President Donald Trump is pushing drugmakers to lower prices and manufacture in the United States, but one CEO told CNBC on Tuesday the business is "complicated."
"Finding new cures and innovating for diseases that we've not been able to treat is hard business," Yumanity Therapeutics CEO Tony Coles said in an interview with "Closing Bell."
"We've got a commitment and responsibility to find these cures, but they don't come cheap and the research certainly doesn't come cheap," he added.
Trump met with leading pharmaceutical CEOs at the White House on Tuesday, telling them, "We have to get lower prices, we have to get even better innovation and I want you to move your companies back to the United States. I want you to manufacture in the United States."
He also told them he wants to make it easier for pharmaceutical companies to win regulatory approval for their products.
"You're going to get your prices either approved, or not approved," the president said. "But it's going to be a quick process. It's not going to take 15 years."
Coles, who is also the former CEO of Onyx, said while he has to see the details, he believes there are things Trump can do to make it easier for drugmakers to compete effectively in the U.S.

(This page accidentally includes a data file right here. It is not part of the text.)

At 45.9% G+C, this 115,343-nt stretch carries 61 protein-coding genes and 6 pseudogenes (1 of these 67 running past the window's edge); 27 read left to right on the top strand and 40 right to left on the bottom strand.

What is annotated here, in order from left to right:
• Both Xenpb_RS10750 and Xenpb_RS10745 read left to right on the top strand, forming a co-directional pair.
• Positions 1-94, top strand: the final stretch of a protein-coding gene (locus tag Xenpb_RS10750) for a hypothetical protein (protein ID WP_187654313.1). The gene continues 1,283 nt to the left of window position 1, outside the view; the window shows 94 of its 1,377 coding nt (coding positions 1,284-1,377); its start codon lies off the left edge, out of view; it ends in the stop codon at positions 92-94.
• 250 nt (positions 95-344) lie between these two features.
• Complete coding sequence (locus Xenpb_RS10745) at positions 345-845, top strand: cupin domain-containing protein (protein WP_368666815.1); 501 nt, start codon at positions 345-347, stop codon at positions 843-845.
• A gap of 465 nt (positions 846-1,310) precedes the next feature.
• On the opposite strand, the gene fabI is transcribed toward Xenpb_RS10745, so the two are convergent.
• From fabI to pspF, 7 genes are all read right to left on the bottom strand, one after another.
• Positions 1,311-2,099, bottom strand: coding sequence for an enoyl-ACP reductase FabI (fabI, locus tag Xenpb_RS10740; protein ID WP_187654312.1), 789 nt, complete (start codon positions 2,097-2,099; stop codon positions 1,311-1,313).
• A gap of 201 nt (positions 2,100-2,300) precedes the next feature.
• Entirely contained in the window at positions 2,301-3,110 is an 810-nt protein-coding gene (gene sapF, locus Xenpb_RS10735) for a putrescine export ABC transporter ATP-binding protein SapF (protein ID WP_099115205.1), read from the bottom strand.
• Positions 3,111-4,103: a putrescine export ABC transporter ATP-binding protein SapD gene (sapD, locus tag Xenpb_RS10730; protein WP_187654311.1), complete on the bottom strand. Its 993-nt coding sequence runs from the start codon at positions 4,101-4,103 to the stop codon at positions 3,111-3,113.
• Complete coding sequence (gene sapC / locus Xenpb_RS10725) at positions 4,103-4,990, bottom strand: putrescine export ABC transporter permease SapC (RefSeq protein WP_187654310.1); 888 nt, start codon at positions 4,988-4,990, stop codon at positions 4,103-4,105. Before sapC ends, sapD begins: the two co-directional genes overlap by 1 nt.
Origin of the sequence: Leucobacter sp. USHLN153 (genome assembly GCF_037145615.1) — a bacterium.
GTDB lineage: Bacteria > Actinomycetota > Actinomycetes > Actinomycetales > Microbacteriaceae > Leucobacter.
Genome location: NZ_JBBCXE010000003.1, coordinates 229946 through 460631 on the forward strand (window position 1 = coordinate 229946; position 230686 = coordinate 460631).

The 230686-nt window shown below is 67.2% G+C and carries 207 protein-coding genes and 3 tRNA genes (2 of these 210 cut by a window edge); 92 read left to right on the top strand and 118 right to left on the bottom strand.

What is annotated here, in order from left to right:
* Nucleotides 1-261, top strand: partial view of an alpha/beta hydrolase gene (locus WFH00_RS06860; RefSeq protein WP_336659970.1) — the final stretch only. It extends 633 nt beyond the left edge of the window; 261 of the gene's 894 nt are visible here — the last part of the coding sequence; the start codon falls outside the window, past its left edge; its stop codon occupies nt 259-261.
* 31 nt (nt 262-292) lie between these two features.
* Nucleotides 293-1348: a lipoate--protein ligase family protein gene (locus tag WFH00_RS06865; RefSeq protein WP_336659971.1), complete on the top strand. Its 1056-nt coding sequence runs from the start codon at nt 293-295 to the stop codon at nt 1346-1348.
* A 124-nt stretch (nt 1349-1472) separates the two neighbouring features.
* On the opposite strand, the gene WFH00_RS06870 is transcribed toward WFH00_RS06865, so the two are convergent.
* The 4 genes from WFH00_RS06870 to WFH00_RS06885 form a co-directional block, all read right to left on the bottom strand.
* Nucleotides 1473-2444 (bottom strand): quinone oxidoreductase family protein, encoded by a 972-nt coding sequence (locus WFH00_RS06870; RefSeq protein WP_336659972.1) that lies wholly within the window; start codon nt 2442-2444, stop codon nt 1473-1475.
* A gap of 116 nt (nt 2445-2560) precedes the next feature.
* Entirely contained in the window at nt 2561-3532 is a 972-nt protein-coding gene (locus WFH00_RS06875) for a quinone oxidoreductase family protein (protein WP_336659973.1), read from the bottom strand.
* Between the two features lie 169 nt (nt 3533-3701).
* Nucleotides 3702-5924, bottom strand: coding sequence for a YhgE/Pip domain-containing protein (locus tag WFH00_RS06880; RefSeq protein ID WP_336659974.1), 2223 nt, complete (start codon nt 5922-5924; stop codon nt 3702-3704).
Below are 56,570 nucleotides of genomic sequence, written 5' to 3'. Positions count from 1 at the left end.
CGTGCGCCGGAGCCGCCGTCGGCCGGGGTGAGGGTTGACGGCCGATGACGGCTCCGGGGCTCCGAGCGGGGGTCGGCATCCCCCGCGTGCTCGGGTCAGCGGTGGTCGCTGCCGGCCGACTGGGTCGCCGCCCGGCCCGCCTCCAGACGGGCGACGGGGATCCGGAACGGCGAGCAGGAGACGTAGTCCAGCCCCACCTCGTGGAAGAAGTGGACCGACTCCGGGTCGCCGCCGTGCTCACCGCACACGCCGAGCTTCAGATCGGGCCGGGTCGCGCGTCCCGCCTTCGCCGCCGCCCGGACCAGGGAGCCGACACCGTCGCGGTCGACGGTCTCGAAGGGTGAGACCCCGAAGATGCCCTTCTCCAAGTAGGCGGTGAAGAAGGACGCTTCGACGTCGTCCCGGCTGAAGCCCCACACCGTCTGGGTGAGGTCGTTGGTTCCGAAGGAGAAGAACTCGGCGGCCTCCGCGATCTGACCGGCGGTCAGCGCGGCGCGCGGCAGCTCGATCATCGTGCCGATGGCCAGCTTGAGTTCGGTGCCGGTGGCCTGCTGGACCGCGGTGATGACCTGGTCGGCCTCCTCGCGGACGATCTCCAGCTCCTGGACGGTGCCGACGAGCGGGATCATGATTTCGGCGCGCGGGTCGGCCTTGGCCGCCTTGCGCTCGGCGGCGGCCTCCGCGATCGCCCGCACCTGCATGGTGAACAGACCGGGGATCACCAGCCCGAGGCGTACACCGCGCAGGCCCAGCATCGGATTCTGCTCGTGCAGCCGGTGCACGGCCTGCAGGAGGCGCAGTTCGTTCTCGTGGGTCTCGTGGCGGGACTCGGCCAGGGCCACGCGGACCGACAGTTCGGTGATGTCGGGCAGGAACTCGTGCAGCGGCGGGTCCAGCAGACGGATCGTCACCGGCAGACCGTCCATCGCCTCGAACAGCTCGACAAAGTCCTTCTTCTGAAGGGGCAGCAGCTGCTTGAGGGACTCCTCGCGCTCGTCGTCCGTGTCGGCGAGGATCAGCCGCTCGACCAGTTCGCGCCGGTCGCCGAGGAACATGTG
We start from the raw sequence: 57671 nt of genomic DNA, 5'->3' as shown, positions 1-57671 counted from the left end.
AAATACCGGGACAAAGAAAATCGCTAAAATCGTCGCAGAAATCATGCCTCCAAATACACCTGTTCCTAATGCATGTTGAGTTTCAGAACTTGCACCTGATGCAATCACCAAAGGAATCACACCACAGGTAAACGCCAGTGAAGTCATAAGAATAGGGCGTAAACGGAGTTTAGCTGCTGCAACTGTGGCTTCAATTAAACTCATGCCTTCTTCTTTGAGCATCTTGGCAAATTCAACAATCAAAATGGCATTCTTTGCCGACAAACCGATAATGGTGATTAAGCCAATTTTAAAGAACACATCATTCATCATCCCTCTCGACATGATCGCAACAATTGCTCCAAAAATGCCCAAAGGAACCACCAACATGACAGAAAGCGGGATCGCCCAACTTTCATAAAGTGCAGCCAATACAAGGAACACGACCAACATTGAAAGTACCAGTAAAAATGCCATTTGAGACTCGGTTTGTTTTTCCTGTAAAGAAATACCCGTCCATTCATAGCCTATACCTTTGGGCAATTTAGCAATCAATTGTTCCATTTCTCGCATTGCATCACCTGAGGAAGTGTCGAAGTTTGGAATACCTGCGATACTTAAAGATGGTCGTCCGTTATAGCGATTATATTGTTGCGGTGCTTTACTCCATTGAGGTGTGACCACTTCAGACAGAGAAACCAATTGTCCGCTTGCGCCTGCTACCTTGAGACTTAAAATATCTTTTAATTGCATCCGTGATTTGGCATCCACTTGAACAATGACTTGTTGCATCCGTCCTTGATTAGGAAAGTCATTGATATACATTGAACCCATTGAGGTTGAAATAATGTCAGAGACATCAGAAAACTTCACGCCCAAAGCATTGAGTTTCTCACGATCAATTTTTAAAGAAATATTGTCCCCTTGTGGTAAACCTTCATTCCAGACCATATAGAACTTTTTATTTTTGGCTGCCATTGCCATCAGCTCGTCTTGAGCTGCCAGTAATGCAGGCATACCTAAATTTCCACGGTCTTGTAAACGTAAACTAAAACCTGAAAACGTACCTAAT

"One of the things we need is regulatory reform and a real focus on the corporate tax rate and the ability to repatriate dollars. Each one of these are important sources for investment for our businesses," he said.
Despite talk about lowering prices and moving manufacturing to the U.S., the iShares Nasdaq Biotechnology ETF ended almost 3 percent higher on Tuesday.
That's because the uncertainty about what could happen with Trump's new policies has already been priced into the sector, said Michael Yee, biotech analyst at RBC Capital Markets.
Therefore, stocks rallied because "it's not all that bad today," he pointed out.
"We talked about innovation and we talked about speeding drugs to market and lower regulatory requirements and bureaucracy," he told "Closing Bell."
"Lowering taxes and lowering the regulations is going to speed innovation and improve profitability," he added.
When it comes to drug prices, Yee pointed out that there is a difference between companies that hike prices by 50 percent or 100 percent and those that increase the cost by single digits.
"There are situations where the innovative companies — pro-innovation companies — are responsible and that these prices do represent value," Yee said.
— CNBC's Dan Mangan contributed to this report.